Does Gibbs Have The Tools to Fix It?
When a pro basketball team is in need of a victory, it turns to the franchise player, the megastar. A big league baseball team turns to its ace to stop a losing streak. In pro football, a team turns to its head coach. Which brings me to Joe Gibbs.
Probably no coach the past 30 years has been as successful at rallying a team, at pulling players out of a funk as Gibbs, which is one of the many reasons his bronze bust sits in the Pro Football Hall of Fame. It's why he pronounced late Sunday night, after the Redskins had dropped to 0-2, "We have to find a way to win a game and it starts with the head coach."
It was as if Gibbs were talking to himself as much as the reporters he was addressing. "Gotta find a way to fix a bunch of things," he said.
We've seen Gibbs fix things so many times, there's every reason to believe he'll do it again, beginning Sunday in Houston in what, absurdly enough, is a must-win game even though it's only Week 3 of the season.
The problem is that the list of things to fix just gets longer. Yesterday, for instance, the Redskins learned they will not have their best cornerback (and one of the best in the NFL), Shawn Springs, for at least this week.
This, unquestionably, is a setback. And it should have been avoided at all costs.
Springs should not have been on the practice field Wednesday. The surgery to repair a torn abdominal muscle isn't a minor deal. It's fairly major surgery. And from talking to two players who have had the surgery, eight weeks is a reasonable time for recovery. So why was Springs trying to practice after five?
Because the culture of the NFL pressures players to come back too quickly. Because Springs couldn't go to dinner, pick up a newspaper or meet with his coaches without hearing that, without the team's best cornerback, Gregg Williams was limited in what he could do defensively.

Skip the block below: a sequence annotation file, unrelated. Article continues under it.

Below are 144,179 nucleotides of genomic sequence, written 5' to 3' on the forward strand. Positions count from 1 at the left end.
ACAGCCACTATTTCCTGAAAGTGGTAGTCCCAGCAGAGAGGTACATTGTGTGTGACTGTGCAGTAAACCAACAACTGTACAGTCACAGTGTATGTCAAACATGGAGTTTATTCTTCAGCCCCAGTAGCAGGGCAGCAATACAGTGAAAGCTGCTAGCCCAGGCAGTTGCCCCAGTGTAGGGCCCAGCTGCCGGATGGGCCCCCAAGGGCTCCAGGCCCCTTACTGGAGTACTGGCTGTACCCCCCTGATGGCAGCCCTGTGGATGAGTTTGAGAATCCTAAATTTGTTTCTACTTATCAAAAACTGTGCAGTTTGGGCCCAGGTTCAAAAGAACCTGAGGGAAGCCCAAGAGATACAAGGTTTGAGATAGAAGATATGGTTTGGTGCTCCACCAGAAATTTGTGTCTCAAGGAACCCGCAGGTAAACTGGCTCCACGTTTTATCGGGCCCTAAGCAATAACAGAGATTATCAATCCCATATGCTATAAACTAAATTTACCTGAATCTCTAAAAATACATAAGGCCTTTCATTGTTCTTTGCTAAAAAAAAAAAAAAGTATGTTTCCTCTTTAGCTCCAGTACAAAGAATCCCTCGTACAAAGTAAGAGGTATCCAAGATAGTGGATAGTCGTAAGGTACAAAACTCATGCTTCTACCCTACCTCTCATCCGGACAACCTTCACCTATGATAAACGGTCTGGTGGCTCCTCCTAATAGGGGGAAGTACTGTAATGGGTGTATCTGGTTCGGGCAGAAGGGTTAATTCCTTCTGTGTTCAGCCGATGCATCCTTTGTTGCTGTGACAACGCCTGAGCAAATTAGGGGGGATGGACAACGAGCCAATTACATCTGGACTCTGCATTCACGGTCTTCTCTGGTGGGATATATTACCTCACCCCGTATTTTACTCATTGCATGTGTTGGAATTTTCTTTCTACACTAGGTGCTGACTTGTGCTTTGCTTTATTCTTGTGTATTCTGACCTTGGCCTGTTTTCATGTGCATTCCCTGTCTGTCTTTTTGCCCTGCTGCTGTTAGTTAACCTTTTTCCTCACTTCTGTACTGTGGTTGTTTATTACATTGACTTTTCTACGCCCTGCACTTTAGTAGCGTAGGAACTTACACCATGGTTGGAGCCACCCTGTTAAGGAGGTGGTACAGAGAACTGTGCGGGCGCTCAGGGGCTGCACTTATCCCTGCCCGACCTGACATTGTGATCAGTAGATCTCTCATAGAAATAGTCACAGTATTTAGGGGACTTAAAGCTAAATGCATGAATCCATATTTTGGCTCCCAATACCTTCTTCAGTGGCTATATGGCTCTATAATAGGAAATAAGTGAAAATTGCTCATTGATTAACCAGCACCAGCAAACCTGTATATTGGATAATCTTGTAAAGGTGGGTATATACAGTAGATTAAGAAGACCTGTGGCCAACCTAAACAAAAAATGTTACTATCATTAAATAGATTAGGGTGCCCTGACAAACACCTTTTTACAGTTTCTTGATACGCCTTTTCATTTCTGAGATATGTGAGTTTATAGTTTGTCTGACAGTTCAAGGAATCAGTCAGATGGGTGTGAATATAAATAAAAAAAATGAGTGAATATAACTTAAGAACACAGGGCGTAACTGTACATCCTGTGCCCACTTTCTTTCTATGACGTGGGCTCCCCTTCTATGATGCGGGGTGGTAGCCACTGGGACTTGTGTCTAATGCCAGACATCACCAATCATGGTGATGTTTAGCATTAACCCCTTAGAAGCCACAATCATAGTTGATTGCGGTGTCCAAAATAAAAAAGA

In other words, without Springs available to cover the other team's best receiver man-to-man, Williams can't call on all those creative and effective blitzes the Redskins have used to devastate offenses. As one NFL player told me this week: "Gregg can't go after anybody right now. He has no dominant pass rusher, so he has to rely on blitzes. He does that as well as anybody, but everybody knows he can't do that without Shawn Springs."
Just about every NFL player, especially the best ones, feel a sense of obligation to try to play before it's wise to do so.
Every team in the NFL, and the Redskins are no exception, operate with that kind of unspoken pressure. Rarely if ever do coaches say, "Son, hurry it up." They just look at 'em with dreamy eyes and say: "Boy, it would be so much better for the whole team if we had you in there. Wow, just think of all the things we could do with you on the field."
And next thing you know, LaVar Arrington is practicing on a wet field and re-injuring his knee or Springs is suffering a new injury that is definitely related to the one that hadn't healed.